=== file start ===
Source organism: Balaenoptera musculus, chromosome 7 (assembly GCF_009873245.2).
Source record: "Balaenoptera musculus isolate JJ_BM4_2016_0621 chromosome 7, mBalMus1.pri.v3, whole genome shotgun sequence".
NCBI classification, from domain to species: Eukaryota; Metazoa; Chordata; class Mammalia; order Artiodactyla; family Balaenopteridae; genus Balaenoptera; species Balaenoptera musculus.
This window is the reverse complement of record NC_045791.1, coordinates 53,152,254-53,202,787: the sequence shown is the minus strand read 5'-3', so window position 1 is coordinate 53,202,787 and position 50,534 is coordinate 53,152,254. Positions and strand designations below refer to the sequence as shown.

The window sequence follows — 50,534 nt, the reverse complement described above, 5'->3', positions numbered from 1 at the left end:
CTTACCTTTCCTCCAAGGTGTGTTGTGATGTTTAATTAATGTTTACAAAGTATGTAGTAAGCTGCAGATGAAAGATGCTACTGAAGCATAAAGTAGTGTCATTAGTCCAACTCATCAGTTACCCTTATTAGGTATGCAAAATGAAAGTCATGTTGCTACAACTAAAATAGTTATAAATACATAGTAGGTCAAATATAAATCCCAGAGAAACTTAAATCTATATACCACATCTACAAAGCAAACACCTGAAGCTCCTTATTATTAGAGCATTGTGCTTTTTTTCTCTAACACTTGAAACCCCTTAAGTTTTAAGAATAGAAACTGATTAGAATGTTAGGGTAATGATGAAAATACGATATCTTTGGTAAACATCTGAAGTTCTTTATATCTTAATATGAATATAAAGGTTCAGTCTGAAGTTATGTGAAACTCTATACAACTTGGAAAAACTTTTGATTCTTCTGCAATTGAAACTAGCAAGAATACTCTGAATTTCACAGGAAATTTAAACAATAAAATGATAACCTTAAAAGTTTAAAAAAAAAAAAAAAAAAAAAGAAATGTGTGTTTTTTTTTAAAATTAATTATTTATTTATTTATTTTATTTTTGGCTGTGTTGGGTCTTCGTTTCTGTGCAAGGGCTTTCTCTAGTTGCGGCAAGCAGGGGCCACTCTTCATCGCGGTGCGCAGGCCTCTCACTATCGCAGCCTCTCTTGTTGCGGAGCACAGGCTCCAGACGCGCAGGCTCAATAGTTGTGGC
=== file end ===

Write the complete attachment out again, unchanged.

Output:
Source organism: Balaenoptera musculus, chromosome 7 (assembly GCF_009873245.2).
Source record: "Balaenoptera musculus isolate JJ_BM4_2016_0621 chromosome 7, mBalMus1.pri.v3, whole genome shotgun sequence".
NCBI classification, from domain to species: Eukaryota; Metazoa; Chordata; class Mammalia; order Artiodactyla; family Balaenopteridae; genus Balaenoptera; species Balaenoptera musculus.
This window is the reverse complement of record NC_045791.1, coordinates 53,152,254-53,202,787: the sequence shown is the minus strand read 5'-3', so window position 1 is coordinate 53,202,787 and position 50,534 is coordinate 53,152,254. Positions and strand designations below refer to the sequence as shown.

The window sequence follows — 50,534 nt, the reverse complement described above, 5'->3', positions numbered from 1 at the left end:
CTTACCTTTCCTCCAAGGTGTGTTGTGATGTTTAATTAATGTTTACAAAGTATGTAGTAAGCTGCAGATGAAAGATGCTACTGAAGCATAAAGTAGTGTCATTAGTCCAACTCATCAGTTACCCTTATTAGGTATGCAAAATGAAAGTCATGTTGCTACAACTAAAATAGTTATAAATACATAGTAGGTCAAATATAAATCCCAGAGAAACTTAAATCTATATACCACATCTACAAAGCAAACACCTGAAGCTCCTTATTATTAGAGCATTGTGCTTTTTTTCTCTAACACTTGAAACCCCTTAAGTTTTAAGAATAGAAACTGATTAGAATGTTAGGGTAATGATGAAAATACGATATCTTTGGTAAACATCTGAAGTTCTTTATATCTTAATATGAATATAAAGGTTCAGTCTGAAGTTATGTGAAACTCTATACAACTTGGAAAAACTTTTGATTCTTCTGCAATTGAAACTAGCAAGAATACTCTGAATTTCACAGGAAATTTAAACAATAAAATGATAACCTTAAAAGTTTAAAAAAAAAAAAAAAAAAAAAGAAATGTGTGTTTTTTTTTAAAATTAATTATTTATTTATTTATTTTATTTTTGGCTGTGTTGGGTCTTCGTTTCTGTGCAAGGGCTTTCTCTAGTTGCGGCAAGCAGGGGCCACTCTTCATCGCGGTGCGCAGGCCTCTCACTATCGCAGCCTCTCTTGTTGCGGAGCACAGGCTCCAGACGCGCAGGCTCAATAGTTGTGGC